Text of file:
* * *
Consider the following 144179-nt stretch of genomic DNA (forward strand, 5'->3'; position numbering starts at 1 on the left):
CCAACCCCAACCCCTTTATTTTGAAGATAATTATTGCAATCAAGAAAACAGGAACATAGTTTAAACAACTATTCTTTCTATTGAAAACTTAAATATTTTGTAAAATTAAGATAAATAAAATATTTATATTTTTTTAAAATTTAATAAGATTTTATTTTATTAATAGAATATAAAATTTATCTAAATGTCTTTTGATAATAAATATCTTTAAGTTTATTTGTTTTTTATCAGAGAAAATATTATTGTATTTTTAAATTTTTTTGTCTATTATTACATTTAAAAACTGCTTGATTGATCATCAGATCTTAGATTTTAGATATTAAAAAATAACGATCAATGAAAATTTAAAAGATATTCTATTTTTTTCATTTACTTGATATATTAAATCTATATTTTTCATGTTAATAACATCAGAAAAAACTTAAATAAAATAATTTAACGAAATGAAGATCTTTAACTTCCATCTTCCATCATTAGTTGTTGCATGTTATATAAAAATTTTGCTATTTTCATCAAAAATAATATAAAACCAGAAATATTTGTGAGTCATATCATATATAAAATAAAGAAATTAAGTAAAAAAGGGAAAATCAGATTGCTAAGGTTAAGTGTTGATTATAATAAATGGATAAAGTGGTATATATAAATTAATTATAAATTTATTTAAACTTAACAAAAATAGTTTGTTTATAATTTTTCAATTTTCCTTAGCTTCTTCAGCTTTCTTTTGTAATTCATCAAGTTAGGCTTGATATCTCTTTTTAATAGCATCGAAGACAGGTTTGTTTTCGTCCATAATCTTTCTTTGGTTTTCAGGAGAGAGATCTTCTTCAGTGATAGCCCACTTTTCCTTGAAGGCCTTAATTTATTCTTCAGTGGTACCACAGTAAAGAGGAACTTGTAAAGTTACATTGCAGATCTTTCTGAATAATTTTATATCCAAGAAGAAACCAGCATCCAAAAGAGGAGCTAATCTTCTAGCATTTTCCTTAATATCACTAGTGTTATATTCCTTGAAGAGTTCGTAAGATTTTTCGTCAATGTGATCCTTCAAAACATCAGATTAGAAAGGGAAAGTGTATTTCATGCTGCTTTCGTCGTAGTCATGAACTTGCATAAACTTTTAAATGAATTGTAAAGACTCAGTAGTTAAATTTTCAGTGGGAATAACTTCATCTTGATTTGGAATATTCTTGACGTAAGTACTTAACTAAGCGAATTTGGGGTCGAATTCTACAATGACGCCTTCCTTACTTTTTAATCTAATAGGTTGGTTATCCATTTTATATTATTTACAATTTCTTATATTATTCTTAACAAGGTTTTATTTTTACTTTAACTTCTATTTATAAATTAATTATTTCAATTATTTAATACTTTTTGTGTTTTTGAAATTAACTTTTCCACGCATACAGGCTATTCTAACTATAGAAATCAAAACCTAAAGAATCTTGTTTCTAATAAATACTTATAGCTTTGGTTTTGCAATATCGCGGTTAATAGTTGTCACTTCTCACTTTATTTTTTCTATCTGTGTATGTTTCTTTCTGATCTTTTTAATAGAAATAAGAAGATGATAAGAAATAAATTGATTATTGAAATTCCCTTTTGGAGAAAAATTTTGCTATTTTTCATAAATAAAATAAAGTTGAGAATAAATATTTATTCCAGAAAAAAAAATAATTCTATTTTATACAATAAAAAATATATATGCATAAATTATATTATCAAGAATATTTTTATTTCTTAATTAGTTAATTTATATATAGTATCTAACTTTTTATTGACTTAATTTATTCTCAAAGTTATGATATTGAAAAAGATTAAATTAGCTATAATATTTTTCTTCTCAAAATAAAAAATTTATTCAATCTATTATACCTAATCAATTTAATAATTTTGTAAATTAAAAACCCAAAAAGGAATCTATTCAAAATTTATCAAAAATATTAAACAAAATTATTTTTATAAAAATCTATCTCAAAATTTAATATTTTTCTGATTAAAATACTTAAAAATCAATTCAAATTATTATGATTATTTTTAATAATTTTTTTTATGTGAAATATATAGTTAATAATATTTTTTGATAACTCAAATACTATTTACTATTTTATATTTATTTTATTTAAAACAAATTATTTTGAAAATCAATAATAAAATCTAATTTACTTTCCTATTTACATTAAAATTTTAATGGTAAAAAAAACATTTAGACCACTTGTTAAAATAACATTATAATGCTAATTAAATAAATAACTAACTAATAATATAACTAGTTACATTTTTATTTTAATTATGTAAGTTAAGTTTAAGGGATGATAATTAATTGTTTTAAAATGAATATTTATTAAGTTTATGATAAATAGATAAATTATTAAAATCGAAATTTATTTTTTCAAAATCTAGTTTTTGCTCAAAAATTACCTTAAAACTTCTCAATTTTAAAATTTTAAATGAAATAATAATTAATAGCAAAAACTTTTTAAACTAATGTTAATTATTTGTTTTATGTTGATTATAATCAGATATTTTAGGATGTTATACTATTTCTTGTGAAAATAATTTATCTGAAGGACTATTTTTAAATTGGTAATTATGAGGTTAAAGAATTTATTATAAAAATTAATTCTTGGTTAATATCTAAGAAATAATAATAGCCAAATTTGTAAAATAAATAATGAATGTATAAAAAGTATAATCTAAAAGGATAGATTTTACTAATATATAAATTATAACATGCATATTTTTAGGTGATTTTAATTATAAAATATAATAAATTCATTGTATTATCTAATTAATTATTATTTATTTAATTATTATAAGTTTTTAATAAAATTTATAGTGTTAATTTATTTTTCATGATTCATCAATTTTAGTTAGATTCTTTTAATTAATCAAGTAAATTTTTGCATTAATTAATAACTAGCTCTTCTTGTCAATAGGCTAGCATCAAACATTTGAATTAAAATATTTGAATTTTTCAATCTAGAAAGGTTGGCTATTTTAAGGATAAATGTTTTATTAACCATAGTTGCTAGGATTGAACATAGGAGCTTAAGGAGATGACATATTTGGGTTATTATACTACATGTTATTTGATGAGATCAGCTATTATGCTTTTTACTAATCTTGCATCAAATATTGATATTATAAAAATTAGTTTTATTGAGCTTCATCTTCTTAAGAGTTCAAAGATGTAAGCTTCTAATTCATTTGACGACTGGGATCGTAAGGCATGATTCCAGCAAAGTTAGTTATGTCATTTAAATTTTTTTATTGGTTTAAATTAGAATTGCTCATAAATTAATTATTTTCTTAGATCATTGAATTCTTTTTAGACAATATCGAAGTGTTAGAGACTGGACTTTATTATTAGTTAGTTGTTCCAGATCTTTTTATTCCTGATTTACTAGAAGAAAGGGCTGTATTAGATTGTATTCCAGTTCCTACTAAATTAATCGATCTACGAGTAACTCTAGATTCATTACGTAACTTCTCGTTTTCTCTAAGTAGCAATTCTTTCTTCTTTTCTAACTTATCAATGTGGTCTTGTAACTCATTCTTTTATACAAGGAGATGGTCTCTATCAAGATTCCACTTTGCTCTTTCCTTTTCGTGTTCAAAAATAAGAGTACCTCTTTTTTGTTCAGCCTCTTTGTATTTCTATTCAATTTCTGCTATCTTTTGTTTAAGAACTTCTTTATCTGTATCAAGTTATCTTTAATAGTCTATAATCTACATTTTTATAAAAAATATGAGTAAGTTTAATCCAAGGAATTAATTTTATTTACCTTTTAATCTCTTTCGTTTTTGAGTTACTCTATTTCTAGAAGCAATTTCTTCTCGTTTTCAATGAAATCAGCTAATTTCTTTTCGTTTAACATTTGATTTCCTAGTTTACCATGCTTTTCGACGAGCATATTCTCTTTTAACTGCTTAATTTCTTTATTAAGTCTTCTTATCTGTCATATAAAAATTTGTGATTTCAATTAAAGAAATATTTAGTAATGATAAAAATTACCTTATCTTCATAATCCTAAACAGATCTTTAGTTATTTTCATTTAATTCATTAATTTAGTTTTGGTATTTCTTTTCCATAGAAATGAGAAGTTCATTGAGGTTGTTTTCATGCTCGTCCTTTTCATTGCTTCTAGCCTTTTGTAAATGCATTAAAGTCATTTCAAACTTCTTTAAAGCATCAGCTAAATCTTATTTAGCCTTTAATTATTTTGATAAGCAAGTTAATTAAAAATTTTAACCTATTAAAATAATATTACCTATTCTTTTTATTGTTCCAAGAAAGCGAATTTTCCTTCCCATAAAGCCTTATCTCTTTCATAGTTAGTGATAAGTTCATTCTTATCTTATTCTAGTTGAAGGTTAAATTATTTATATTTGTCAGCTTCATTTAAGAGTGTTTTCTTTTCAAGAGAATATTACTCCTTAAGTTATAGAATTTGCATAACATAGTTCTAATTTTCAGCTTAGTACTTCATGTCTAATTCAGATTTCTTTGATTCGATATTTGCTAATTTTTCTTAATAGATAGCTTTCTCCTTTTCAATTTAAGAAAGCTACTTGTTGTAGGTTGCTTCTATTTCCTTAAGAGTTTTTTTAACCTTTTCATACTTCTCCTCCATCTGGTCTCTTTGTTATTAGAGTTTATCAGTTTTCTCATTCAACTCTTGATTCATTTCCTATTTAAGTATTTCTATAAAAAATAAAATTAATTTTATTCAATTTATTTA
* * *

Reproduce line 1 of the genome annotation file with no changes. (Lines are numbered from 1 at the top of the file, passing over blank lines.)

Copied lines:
Consider the following 144179-nt stretch of genomic DNA (forward strand, 5'->3'; position numbering starts at 1 on the left):